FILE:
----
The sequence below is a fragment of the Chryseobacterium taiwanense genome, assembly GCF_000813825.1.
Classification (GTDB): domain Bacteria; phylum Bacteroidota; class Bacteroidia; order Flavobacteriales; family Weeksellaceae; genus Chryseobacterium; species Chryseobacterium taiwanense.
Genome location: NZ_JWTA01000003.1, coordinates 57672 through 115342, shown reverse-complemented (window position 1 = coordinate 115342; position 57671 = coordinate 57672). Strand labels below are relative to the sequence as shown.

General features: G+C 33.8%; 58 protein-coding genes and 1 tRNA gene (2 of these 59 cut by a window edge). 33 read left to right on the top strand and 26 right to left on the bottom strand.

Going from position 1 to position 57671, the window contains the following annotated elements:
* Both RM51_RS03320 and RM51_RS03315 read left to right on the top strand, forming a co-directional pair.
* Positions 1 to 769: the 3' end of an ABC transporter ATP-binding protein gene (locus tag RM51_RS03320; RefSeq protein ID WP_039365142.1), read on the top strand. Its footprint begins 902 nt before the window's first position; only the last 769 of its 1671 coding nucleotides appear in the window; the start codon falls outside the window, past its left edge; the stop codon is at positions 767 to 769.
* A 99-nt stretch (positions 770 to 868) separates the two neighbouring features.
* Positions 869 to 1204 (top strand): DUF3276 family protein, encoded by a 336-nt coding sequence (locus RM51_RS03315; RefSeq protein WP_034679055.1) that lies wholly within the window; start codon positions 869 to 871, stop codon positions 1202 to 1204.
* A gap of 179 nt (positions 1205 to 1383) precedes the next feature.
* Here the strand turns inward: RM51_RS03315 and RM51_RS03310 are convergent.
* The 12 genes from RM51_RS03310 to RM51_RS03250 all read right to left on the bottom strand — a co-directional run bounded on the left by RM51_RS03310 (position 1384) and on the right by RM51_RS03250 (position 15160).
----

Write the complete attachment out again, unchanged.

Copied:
The sequence below is a fragment of the Chryseobacterium taiwanense genome, assembly GCF_000813825.1.
Classification (GTDB): domain Bacteria; phylum Bacteroidota; class Bacteroidia; order Flavobacteriales; family Weeksellaceae; genus Chryseobacterium; species Chryseobacterium taiwanense.
Genome location: NZ_JWTA01000003.1, coordinates 57672 through 115342, shown reverse-complemented (window position 1 = coordinate 115342; position 57671 = coordinate 57672). Strand labels below are relative to the sequence as shown.

General features: G+C 33.8%; 58 protein-coding genes and 1 tRNA gene (2 of these 59 cut by a window edge). 33 read left to right on the top strand and 26 right to left on the bottom strand.

Going from position 1 to position 57671, the window contains the following annotated elements:
* Both RM51_RS03320 and RM51_RS03315 read left to right on the top strand, forming a co-directional pair.
* Positions 1 to 769: the 3' end of an ABC transporter ATP-binding protein gene (locus tag RM51_RS03320; RefSeq protein ID WP_039365142.1), read on the top strand. Its footprint begins 902 nt before the window's first position; only the last 769 of its 1671 coding nucleotides appear in the window; the start codon falls outside the window, past its left edge; the stop codon is at positions 767 to 769.
* A 99-nt stretch (positions 770 to 868) separates the two neighbouring features.
* Positions 869 to 1204 (top strand): DUF3276 family protein, encoded by a 336-nt coding sequence (locus RM51_RS03315; RefSeq protein WP_034679055.1) that lies wholly within the window; start codon positions 869 to 871, stop codon positions 1202 to 1204.
* A gap of 179 nt (positions 1205 to 1383) precedes the next feature.
* Here the strand turns inward: RM51_RS03315 and RM51_RS03310 are convergent.
* The 12 genes from RM51_RS03310 to RM51_RS03250 all read right to left on the bottom strand — a co-directional run bounded on the left by RM51_RS03310 (position 1384) and on the right by RM51_RS03250 (position 15160).